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Massive tax break package unveiled just before midnight  

Also missing from the tax legislation were extensions of credits for solar and wind energy that Democrats had sought, as well as a delay in Obamacare’s looming “Cadillac” tax on expensive health care plans, a policy opposed by unions.

It’s possible those measures could be tucked into a bill extending government funding for the rest of the fiscal year, which also appeared shortly after midnight and is expected to be considered alongside the tax bill. The spending bill is are more likely to pass with Democratic votes. The extenders bill, on the other hand, is likely to receive opposition from Democrats concerned about its cost and is more likely to be passed by Republicans.

Credit:  By Joseph Lawler | Washington Examiner | 12/16/15 | www.washingtonexaminer.com ~~

Congressional negotiators unveiled a massive legislative of tax breaks just before midnight Tuesday, part of talks over year-end spending legislation that could end a decades-long routine of extending temporary tax breaks and reshape the tax code

The proposed “extenders” legislation, hammered out between congressional negotiators in both parties, would make permanent many business tax breaks prized by Republicans that had previously been extended on a temporary basis. It would also make permanent low-income tax credits favored by the White House and Democrats.

The bill also includes a two-year delay of the medical device tax included in the Obamacare legislation, one of the sources of revenue used to pay for the expansion of health insurance coverage of the bill.

No estimate for the budgetary cost of the legislation was immediately available. Based on outside estimates of a similar package of tax breaks, however, the cost to the Treasury over 10 years could be around $800 billion on paper.

Congressional Republicans touted the legislation as a step away from uncertainty in the tax code and toward comprehensive tax reform, a top priority for the GOP.

“By providing permanency and certainty in the tax code, this bipartisan bill sets the stage for a comprehensive tax overhaul that will provide bigger paychecks, better jobs, and more opportunity for the American people,” said Orrin Hatch, chairman of the Senate Finance Committee, in a statement sent out after midnight.

His Democratic counterpart, Ron Wyden of Oregon, drew attention to the low-income tax credits included in the legislation. “Millions of working families with children will not find themselves suddenly taxed into poverty,” he said. “Millions of college students won’t have the rug pulled out from under them when the tuition bill arrives.”

The low-income tax credit provisions backed by Democrats included expansions to the Earned Income Tax Credit and the Child Tax Credit made as part of the 2009 stimulus bill and subsequently re-upped through 2017. Those expansions, along with a college costs tax credit, will now be permanent, a victory for Democrats and the White House.

The bill does not include, however, a provision tying the amount of the Child Tax Credit – $1,000 per child – to inflation. Such a measure, which would have prevent the size of the refundable credit from diminishing each year as prices rise, was sought by congressional Democrats, including House minority leader Nancy Pelosi. The legislation also contains new policies to prevent the refundable credits from being paid out retroactively improperly.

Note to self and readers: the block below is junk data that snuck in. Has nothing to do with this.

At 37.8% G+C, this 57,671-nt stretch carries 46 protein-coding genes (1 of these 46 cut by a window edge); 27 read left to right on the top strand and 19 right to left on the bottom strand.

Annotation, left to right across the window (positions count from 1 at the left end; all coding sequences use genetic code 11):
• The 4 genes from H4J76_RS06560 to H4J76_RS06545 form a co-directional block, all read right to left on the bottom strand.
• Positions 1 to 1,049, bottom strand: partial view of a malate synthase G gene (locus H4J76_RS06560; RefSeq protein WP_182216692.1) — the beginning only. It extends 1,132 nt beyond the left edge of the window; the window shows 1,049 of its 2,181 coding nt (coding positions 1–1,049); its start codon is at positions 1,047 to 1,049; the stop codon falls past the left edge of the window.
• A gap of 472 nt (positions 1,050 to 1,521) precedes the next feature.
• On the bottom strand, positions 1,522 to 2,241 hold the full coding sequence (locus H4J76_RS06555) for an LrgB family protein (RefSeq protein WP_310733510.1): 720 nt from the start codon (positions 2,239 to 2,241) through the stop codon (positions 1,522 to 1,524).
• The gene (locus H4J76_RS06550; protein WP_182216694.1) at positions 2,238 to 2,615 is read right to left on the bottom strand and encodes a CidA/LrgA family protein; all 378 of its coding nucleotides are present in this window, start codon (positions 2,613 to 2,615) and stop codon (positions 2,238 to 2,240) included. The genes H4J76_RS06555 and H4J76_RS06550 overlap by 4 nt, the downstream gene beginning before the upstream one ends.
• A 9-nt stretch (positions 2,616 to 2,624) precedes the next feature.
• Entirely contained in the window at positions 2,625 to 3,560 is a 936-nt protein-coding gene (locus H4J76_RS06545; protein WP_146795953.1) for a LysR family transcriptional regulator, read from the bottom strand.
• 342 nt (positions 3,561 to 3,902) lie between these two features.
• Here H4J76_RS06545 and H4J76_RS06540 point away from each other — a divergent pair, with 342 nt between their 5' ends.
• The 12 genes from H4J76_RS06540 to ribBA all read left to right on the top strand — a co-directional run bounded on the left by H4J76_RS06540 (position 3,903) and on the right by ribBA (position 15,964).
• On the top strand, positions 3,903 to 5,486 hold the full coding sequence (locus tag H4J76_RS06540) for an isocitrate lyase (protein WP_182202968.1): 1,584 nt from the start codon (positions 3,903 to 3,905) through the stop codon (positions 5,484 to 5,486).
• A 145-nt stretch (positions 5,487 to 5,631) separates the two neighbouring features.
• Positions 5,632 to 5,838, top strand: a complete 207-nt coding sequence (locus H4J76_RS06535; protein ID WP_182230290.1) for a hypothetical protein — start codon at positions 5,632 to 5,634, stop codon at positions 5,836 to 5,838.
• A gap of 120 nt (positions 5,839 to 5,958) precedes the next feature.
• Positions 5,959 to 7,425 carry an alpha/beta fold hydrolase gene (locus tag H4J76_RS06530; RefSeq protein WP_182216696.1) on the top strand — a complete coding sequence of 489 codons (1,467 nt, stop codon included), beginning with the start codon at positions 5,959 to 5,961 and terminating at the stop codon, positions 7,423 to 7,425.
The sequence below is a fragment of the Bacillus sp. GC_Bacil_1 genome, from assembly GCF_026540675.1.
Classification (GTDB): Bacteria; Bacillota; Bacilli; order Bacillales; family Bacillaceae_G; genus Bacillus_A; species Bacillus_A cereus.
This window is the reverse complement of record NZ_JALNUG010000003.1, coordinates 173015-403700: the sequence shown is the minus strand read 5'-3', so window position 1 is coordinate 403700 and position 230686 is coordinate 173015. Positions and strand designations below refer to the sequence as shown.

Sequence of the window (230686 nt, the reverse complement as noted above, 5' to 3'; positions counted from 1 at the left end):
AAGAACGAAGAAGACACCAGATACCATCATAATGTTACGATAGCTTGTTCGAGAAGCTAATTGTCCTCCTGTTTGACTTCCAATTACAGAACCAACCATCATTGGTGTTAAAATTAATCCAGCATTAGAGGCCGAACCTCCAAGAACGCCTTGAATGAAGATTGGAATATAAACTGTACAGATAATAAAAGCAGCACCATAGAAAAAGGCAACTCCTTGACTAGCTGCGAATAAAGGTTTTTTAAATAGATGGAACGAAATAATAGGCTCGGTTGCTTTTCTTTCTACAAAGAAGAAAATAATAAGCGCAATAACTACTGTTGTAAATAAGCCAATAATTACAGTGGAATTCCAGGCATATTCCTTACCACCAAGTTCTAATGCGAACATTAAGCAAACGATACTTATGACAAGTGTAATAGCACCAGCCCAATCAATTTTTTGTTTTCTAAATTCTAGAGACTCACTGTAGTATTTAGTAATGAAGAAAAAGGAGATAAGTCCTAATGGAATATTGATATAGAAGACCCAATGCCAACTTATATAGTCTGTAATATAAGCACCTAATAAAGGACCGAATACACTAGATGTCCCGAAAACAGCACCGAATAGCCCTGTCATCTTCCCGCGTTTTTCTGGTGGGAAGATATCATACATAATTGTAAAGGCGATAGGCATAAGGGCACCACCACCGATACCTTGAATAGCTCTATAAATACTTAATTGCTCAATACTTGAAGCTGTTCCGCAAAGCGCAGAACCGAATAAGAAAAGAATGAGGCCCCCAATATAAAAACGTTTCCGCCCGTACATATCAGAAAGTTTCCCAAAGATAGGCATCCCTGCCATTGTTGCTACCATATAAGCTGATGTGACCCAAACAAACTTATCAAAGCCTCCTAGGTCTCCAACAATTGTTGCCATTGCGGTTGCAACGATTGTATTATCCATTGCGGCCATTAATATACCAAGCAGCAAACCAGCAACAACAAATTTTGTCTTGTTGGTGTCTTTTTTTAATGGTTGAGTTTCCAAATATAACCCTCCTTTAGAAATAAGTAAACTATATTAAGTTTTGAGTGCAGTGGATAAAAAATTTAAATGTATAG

Also missing from the tax legislation were extensions of credits for solar and wind energy that Democrats had sought, as well as a delay in Obamacare’s looming “Cadillac” tax on expensive health care plans, a policy opposed by unions.

It’s possible those measures could be tucked into a bill extending government funding for the rest of the fiscal year, which also appeared shortly after midnight and is expected to be considered alongside the tax bill. The spending bill is are more likely to pass with Democratic votes. The extenders bill, on the other hand, is likely to receive opposition from Democrats concerned about its cost and is more likely to be passed by Republicans.

Among the provisions favorable to Republicans are the permanent extensions of several business-related extenders long-sought by the GOP, such as a credit for research expenditures and a provision allowing small businesses to write off spending on property and machinery. The package also extends “bonus depreciation” through 2019, with a phase-out. That provision, which allows businesses to more quickly write off the costs of investments, is generally opposed by Democrats, who have argued that it was a costly stimulus measure that should now expire.

The text of the tax bill and a summary of its provision were available on the House Rules Committee site just minutes before midnight, meaning that it could be voted on as soon as Thursday and still meet a three-day rule for considering legislation in the House.

Source:  By Joseph Lawler | Washington Examiner | 12/16/15 | www.washingtonexaminer.com

This article is the work of the source indicated. Any opinions expressed in it are not necessarily those of National Wind Watch.

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